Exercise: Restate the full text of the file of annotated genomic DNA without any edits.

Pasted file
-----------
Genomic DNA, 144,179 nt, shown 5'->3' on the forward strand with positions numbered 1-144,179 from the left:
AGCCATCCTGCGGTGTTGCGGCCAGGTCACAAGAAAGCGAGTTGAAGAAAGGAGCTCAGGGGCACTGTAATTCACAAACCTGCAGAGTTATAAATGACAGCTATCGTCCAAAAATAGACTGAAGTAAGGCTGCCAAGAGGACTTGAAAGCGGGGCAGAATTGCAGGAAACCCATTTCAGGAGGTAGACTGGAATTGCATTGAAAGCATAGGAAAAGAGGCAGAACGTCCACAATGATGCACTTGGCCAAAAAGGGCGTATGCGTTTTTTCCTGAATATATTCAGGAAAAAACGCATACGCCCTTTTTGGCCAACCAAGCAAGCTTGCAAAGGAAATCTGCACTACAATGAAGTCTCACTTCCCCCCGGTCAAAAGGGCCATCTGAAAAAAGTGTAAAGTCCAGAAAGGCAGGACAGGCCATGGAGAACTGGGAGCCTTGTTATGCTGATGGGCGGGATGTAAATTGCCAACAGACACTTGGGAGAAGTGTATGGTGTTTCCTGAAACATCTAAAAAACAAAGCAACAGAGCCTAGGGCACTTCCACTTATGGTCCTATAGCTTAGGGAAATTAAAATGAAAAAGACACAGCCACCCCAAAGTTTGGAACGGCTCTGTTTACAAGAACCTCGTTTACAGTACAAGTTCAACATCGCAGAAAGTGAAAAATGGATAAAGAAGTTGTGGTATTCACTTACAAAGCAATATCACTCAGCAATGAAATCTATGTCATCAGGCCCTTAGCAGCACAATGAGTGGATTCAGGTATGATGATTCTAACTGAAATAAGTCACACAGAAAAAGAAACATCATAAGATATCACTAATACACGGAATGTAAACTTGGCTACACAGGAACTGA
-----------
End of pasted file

Genomic DNA, 144,179 nt, shown 5'->3' on the forward strand with positions numbered 1-144,179 from the left:
AGCCATCCTGCGGTGTTGCGGCCAGGTCACAAGAAAGCGAGTTGAAGAAAGGAGCTCAGGGGCACTGTAATTCACAAACCTGCAGAGTTATAAATGACAGCTATCGTCCAAAAATAGACTGAAGTAAGGCTGCCAAGAGGACTTGAAAGCGGGGCAGAATTGCAGGAAACCCATTTCAGGAGGTAGACTGGAATTGCATTGAAAGCATAGGAAAAGAGGCAGAACGTCCACAATGATGCACTTGGCCAAAAAGGGCGTATGCGTTTTTTCCTGAATATATTCAGGAAAAAACGCATACGCCCTTTTTGGCCAACCAAGCAAGCTTGCAAAGGAAATCTGCACTACAATGAAGTCTCACTTCCCCCCGGTCAAAAGGGCCATCTGAAAAAAGTGTAAAGTCCAGAAAGGCAGGACAGGCCATGGAGAACTGGGAGCCTTGTTATGCTGATGGGCGGGATGTAAATTGCCAACAGACACTTGGGAGAAGTGTATGGTGTTTCCTGAAACATCTAAAAAACAAAGCAACAGAGCCTAGGGCACTTCCACTTATGGTCCTATAGCTTAGGGAAATTAAAATGAAAAAGACACAGCCACCCCAAAGTTTGGAACGGCTCTGTTTACAAGAACCTCGTTTACAGTACAAGTTCAACATCGCAGAAAGTGAAAAATGGATAAAGAAGTTGTGGTATTCACTTACAAAGCAATATCACTCAGCAATGAAATCTATGTCATCAGGCCCTTAGCAGCACAATGAGTGGATTCAGGTATGATGATTCTAACTGAAATAAGTCACACAGAAAAAGAAACATCATAAGATATCACTAATACACGGAATGTAAACTTGGCTACACAGGAACTGA